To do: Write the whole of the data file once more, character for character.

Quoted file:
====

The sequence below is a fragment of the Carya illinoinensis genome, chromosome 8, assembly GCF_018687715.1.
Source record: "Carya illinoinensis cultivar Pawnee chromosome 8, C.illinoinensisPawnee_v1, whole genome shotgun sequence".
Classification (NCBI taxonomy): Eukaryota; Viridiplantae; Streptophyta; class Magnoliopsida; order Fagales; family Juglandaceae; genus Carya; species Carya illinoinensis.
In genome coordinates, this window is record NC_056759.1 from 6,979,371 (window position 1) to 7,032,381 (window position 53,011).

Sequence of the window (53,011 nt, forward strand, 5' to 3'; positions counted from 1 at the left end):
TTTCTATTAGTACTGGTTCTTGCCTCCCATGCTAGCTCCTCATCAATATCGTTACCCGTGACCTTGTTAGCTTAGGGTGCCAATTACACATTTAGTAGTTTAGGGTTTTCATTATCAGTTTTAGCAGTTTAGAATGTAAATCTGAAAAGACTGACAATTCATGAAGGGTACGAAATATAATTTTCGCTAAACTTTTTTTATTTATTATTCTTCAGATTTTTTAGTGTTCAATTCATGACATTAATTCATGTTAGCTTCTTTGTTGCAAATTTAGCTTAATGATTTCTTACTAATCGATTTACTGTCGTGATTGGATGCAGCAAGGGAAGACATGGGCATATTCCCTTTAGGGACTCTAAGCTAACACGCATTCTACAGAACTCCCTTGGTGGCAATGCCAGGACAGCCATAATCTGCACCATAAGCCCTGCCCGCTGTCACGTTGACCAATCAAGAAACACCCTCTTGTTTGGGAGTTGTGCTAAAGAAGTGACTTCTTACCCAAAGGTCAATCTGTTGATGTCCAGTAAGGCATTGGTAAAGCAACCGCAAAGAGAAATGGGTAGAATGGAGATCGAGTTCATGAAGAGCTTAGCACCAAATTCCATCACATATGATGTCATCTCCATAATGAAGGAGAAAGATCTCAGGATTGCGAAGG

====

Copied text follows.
The sequence below is a fragment of the Carya illinoinensis genome, chromosome 8, assembly GCF_018687715.1.
Source record: "Carya illinoinensis cultivar Pawnee chromosome 8, C.illinoinensisPawnee_v1, whole genome shotgun sequence".
Classification (NCBI taxonomy): Eukaryota; Viridiplantae; Streptophyta; class Magnoliopsida; order Fagales; family Juglandaceae; genus Carya; species Carya illinoinensis.
In genome coordinates, this window is record NC_056759.1 from 6,979,371 (window position 1) to 7,032,381 (window position 53,011).

Sequence of the window (53,011 nt, forward strand, 5' to 3'; positions counted from 1 at the left end):
TTTCTATTAGTACTGGTTCTTGCCTCCCATGCTAGCTCCTCATCAATATCGTTACCCGTGACCTTGTTAGCTTAGGGTGCCAATTACACATTTAGTAGTTTAGGGTTTTCATTATCAGTTTTAGCAGTTTAGAATGTAAATCTGAAAAGACTGACAATTCATGAAGGGTACGAAATATAATTTTCGCTAAACTTTTTTTATTTATTATTCTTCAGATTTTTTAGTGTTCAATTCATGACATTAATTCATGTTAGCTTCTTTGTTGCAAATTTAGCTTAATGATTTCTTACTAATCGATTTACTGTCGTGATTGGATGCAGCAAGGGAAGACATGGGCATATTCCCTTTAGGGACTCTAAGCTAACACGCATTCTACAGAACTCCCTTGGTGGCAATGCCAGGACAGCCATAATCTGCACCATAAGCCCTGCCCGCTGTCACGTTGACCAATCAAGAAACACCCTCTTGTTTGGGAGTTGTGCTAAAGAAGTGACTTCTTACCCAAAGGTCAATCTGTTGATGTCCAGTAAGGCATTGGTAAAGCAACCGCAAAGAGAAATGGGTAGAATGGAGATCGAGTTCATGAAGAGCTTAGCACCAAATTCCATCACATATGATGTCATCTCCATAATGAAGGAGAAAGATCTCAGGATTGCGAAGG